Woman Befriends Homeless Man, Helps Him Find His Long-Lost Family and Home

Dayna Remus
Feb 04, 2022
07:40 P.M.
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A waiting-to-be-discovered wordsmith was hidden in plain sight and yet ignored due to his tattered clothes. This was until a new friend helped him share his writings with the world, allowing him to connect with loved ones he thought he had lost forever. 


An elderly Raimundo Arruda Sobrinho from Brazil ended up on the streets during the country's 1970's military-ruled dictatorship, remaining homeless for over three decades.

Although he appeared disheveled and dirty, with most individuals not taking the time to engage with him, Sobrinho had a hidden talent. His love for writing stories and poems kept him company during those lonely years without a home. 

Shalla kissing her friend Raimundo Arrudo Sobrinho on the forehead. │Source:



He hoped that someday he and his passionately written poems and stories would both find their way off the pavement. Sobrinho wished that eventually, many eyes would become encapsulated by his words.

A celebrated documentary was made about his life.

However, none of this seemed possible until, in 2011, one woman, Shalla Monteiro, looked past his societal status and chose to befriend him.



Beginning with one simple conversation, Monteiro turned his life around. She not only helped him connect with the broader public but reunited him with the loved ones he had lost. 

After becoming friends, she noticed that her companion was glued to his pen and paper. She eventually asked if she could read his work, taken aback by how gifted he was when he said yes.

Wanting to share her friend's fantastic verses with the world, Monteiro posted his pieces on Facebook, including Sobrinho's life story as well.



The post became viral, yet the most crucial individual who caught sight of it was Sobrinho's brother, whom he hadn't been able to connect with in ages. Speaking about this, Monteiro expressed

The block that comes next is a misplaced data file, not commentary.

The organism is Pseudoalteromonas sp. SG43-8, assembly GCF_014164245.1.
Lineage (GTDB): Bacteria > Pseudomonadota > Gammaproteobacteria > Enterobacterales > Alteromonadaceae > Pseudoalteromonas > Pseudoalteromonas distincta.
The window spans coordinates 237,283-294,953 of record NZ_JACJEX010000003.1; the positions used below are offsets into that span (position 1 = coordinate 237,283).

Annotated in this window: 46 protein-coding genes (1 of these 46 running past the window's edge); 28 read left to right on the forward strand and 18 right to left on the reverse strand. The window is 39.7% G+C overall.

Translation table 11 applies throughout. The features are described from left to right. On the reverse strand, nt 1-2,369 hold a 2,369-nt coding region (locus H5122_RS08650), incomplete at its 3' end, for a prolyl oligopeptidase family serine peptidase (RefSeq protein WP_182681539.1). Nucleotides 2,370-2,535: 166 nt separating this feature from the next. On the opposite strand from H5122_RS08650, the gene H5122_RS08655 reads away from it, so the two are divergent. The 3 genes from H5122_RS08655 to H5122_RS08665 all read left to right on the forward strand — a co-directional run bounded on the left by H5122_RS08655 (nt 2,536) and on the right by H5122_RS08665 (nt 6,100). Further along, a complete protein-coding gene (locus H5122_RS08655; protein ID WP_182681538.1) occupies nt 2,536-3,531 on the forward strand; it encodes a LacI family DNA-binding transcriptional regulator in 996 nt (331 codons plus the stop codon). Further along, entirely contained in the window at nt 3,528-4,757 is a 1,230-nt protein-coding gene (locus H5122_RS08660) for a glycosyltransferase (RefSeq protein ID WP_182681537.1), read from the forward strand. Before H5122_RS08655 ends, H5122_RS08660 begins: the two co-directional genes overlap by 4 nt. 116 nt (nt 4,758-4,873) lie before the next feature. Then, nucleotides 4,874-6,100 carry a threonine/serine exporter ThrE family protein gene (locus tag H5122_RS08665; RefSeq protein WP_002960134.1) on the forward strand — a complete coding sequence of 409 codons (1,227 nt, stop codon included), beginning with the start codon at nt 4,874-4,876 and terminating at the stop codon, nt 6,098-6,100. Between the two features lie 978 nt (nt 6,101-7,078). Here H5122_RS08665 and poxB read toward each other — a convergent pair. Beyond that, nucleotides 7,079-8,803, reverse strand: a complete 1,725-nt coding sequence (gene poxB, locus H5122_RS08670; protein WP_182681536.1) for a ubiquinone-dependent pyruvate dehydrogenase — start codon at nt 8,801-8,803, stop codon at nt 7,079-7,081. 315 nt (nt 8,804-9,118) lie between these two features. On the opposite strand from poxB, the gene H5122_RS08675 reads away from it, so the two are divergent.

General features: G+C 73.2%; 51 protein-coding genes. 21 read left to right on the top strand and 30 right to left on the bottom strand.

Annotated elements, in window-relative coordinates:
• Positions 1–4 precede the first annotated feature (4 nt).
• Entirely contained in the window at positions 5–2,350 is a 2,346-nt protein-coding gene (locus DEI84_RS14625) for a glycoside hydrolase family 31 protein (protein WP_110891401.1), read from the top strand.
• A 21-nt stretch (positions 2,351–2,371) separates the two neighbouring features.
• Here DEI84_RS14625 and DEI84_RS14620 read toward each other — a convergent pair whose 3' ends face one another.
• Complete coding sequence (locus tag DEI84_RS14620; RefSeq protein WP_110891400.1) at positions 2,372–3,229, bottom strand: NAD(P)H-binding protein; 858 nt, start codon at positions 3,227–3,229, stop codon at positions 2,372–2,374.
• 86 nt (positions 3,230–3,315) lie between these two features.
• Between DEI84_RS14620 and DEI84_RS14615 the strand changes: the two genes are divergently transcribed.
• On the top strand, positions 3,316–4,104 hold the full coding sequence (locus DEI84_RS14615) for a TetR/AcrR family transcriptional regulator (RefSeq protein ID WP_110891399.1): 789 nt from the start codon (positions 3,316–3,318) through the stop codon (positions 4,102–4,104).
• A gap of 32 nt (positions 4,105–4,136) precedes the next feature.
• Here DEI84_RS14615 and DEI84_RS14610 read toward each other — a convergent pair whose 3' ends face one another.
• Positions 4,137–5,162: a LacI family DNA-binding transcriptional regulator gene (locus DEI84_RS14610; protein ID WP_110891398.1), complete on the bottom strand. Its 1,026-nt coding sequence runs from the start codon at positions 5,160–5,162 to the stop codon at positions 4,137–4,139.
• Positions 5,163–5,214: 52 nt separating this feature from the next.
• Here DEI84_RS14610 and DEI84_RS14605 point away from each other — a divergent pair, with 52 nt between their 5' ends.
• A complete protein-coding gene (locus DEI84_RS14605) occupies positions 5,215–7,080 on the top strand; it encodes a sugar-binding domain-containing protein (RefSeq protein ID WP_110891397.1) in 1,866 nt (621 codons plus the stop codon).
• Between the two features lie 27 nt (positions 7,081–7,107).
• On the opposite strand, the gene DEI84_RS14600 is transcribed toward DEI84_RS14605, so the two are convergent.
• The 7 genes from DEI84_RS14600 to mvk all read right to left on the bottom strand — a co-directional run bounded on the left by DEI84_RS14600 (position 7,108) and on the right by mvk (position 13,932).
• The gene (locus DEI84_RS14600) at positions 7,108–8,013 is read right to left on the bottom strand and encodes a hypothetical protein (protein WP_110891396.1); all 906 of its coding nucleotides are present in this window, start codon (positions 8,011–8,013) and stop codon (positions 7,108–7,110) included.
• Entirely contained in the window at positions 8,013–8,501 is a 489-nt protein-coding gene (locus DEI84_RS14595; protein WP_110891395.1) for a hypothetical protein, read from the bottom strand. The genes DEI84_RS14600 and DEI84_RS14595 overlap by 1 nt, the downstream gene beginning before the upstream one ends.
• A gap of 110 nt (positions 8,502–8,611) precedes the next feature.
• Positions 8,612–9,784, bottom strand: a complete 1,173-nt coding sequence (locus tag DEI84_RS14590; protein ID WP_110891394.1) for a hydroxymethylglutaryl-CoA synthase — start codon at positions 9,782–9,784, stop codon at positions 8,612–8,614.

"I feel privileged and honored to be his friend, having served as a channel for the reunion with his family."

His sibling, reaching out, asked him to move in with the family while his online following grew extensively. Eventually, a celebrated documentary was made about the talented writer's life.



Even more touching is that he and Monteiro remained best friends for life until, sadly, he passed away on December 22, 2020. In August last year, she took to his Facebook page in honor of what would have been his 84th birthday and penned

"I remember you, our conversations, your smile, everything so magical (yes life is magic!) that I lived through our friendship. [sic]"

Friendship certainly has no bounds -- connecting Monteiro and Sobrinho despite their apparent social ranking.  



Beyond friends, family bonds also do not have to fit into the strict measures that society has laid out for us -- and we can meet our new and true relatives in the strangest of places. Even hospitals. 

In 2019, a 27-year-old autistic man from Georgia faced a life and death predicament, with no one around to help him out. With no reliable family members, Jonathan Pinkard could not be approved for a heart transplant. 

This refusal was because one of the requisites for the operation is to have a support system to look after you following the procedure.


Luckily, one I.C.U nurse, Lorinda Wood, decided that this was unacceptable and adopted him after only two days of knowing him. This allowed him to get the surgery he so desperately needed. 

Compassionate strangers saved both Pinkard and Sobrinho's lives -- one through a new heart and the other through the gifts of poetry, stories, and family.